Political crisis in Bulgaria linked to South Stream
On 10 June the Bulgarian Socialist Party (BSP), which is in the government coalition, granted its consent for a snap election to be held. The crisis inside the coalition coincided with the climax in the dispute between Bulgaria and the European Commission concerning the compliance of the Bulgarian section of the South Stream gas pipeline with EU law. Due to pressure from the European Commission and increasing criticism from the United States, Prime Minister Plamen Oresharski announced on 8 June that the investment would be withheld until it could be guaranteed that the implementation procedures of the project were in compliance with EU law. Whether this promise will be kept will probably depend on the stance the new government will take. The conflict over South Stream exacerbated tensions within the coalition. However, what really determined the break-up of this coalition were the conflicts visible from the very beginning of its operation and the changing political strategies of the parties after the election to the European Parliament.
The minority cabinet led by Plamen Oresharski has been weak and unstable since it was establish in May 2013. The Bulgarian Socialist Party (BSP) and the Movement for Rights and Freedoms (DPS) representing the Turkish minority were one vote short of a majority in the 240-seat parliament. This forced these two parties to embark on its problematic co-operation with Attack, a xenophobic party. BSP and DPS decided that the cabinet would be headed by an independent expert. However, the key decisions were taken within a small circle of party activists who were not members of the cabinet. This, coupled with a number of controversial decisions, added to the impression that political games were being played behind the scenes and it was undermining the government’s public legitimacy. For example, the circumstances surrounding the nomination of Delyan Peevski, a controversial politician from DPS and a media magnate, as head of the National Security Agency in May 2013 remain unclear. The rapid withdrawal of his candidacy did not prevent public protests which lasted many months and died out only towards the end of last year.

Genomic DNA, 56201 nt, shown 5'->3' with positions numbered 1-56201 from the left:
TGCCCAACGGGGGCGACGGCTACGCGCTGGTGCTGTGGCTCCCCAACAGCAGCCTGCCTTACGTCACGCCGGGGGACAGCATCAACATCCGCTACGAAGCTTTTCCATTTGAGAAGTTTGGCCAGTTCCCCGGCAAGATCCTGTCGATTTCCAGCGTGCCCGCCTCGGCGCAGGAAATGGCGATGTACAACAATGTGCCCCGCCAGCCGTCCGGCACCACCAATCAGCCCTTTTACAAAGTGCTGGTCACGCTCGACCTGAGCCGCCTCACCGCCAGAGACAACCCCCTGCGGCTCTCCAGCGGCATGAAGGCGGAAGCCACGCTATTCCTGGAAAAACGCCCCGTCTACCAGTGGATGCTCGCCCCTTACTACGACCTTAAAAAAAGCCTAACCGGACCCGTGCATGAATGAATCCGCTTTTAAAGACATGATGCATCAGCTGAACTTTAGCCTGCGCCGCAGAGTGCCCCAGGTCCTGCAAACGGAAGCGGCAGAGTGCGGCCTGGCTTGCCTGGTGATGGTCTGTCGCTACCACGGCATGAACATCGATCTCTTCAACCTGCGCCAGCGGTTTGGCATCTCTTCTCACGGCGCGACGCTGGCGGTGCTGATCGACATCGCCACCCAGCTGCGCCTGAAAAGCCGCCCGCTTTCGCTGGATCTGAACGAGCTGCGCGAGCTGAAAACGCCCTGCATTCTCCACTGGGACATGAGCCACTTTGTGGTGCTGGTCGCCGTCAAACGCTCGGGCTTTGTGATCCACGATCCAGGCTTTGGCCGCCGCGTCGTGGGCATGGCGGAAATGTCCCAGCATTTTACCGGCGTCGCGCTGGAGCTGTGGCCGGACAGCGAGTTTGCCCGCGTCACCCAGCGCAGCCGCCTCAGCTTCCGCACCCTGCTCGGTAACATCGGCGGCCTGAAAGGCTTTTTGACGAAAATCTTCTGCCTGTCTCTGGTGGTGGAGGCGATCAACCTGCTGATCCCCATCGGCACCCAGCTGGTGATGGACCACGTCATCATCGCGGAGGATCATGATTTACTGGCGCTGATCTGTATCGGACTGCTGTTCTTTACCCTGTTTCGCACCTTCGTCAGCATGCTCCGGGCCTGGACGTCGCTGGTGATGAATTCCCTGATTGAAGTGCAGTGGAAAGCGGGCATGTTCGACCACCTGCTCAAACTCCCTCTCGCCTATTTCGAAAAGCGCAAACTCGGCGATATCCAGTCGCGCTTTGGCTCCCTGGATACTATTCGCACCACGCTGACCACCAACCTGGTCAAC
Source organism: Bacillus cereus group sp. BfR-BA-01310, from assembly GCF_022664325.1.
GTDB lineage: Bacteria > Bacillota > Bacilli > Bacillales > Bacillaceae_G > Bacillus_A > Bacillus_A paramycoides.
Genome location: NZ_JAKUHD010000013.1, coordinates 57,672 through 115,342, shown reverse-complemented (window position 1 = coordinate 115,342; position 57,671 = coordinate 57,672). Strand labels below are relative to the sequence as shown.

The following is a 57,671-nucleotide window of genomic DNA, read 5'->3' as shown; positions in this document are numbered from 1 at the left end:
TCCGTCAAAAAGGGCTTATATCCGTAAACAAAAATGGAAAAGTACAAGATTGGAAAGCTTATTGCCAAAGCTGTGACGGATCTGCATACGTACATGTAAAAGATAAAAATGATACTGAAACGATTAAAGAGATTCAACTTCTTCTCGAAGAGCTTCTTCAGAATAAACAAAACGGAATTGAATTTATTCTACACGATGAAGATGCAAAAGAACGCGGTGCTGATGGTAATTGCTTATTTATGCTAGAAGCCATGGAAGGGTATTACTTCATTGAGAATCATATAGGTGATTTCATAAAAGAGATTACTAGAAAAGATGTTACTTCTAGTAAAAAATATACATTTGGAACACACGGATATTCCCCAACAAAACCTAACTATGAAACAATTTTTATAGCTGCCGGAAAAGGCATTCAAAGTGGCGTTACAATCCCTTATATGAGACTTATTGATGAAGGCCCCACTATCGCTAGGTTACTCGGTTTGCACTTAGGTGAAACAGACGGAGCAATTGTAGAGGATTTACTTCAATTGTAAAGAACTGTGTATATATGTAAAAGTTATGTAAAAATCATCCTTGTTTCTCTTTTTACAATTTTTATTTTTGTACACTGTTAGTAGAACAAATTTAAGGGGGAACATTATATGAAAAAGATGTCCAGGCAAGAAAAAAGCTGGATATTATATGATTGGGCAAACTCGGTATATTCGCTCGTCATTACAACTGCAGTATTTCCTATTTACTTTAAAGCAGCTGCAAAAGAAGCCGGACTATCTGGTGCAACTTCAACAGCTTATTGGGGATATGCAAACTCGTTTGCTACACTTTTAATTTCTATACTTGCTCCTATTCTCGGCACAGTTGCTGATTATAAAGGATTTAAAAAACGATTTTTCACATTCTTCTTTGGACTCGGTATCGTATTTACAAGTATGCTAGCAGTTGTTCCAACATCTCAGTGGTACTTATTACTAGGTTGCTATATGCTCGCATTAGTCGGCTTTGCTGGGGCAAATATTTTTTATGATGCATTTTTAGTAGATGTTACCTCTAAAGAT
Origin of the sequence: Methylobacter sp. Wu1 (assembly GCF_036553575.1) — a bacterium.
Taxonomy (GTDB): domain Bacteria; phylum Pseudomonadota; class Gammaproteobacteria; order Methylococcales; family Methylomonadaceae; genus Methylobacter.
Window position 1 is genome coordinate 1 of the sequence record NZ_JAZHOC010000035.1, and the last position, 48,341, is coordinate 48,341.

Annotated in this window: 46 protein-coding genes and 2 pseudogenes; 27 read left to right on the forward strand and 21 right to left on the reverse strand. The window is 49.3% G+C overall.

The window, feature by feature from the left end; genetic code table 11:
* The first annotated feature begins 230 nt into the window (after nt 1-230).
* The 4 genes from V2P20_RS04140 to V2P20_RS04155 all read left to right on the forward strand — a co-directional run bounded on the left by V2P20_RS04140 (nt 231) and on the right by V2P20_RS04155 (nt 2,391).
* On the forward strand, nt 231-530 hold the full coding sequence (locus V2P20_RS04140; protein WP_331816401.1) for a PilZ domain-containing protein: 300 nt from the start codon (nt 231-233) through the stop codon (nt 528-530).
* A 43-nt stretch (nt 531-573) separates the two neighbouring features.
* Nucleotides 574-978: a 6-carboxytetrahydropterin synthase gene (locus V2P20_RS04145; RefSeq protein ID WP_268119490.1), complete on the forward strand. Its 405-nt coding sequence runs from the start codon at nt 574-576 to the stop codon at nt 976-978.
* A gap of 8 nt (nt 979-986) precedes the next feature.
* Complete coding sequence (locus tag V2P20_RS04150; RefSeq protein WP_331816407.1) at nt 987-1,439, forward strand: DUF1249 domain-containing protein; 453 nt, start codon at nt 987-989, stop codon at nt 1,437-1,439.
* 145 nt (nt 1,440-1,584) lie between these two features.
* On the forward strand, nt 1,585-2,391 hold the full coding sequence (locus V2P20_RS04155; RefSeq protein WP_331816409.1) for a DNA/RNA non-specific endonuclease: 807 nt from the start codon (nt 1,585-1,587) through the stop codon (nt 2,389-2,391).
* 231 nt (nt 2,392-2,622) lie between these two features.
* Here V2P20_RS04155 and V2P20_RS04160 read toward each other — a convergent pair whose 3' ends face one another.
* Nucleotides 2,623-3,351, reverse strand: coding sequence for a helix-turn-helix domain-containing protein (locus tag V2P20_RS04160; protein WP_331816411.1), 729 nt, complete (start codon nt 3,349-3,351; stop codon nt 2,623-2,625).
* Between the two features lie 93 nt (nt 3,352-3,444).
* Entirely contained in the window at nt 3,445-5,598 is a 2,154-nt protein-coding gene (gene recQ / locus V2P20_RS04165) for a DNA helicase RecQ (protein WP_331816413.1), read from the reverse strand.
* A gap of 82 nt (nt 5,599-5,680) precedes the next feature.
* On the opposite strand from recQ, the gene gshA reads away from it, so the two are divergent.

The decay of the government coalition
The Oresharski government has been unsuccessful in winning broader public support even though it has increased social benefits and reduced energy prices three times. This was demonstrated during the election to the European Parliament in May this year, whose outcome accelerated the crisis in the coalition. The level of support for BSP was one of the lowest in history (19%), while DPS’s disciplined electorate helped the party achieve a good result (17%). Citizens for European Development of Bulgaria (GERB), the opposition party led by former prime minister Boyko Borisov, scored an electoral success by winning over 30% of the votes. Voter turnout was 36%. The election also made manifest the growing popularity of two new parties: the populist Bulgaria Without Censorship (BBC – 10%) and the right-wing Reformist Bloc (RB – 7%).
DPS began its calls for a snap election to be held after the election to the European Parliament. It continually emphasises the need for the government to regain public legitimacy and would like to repeat its electoral success. There are signals that it has been taking the position of a potential coalition partner for the centre-right GERB party. The Socialists, who are going through a serious crisis, have come to the conclusion that it is better to hold a snap election rather than risk a further decline in support. Moreover, BSP might hope to co-opt with BBC after elections.
The dispute with the European Commission over South Stream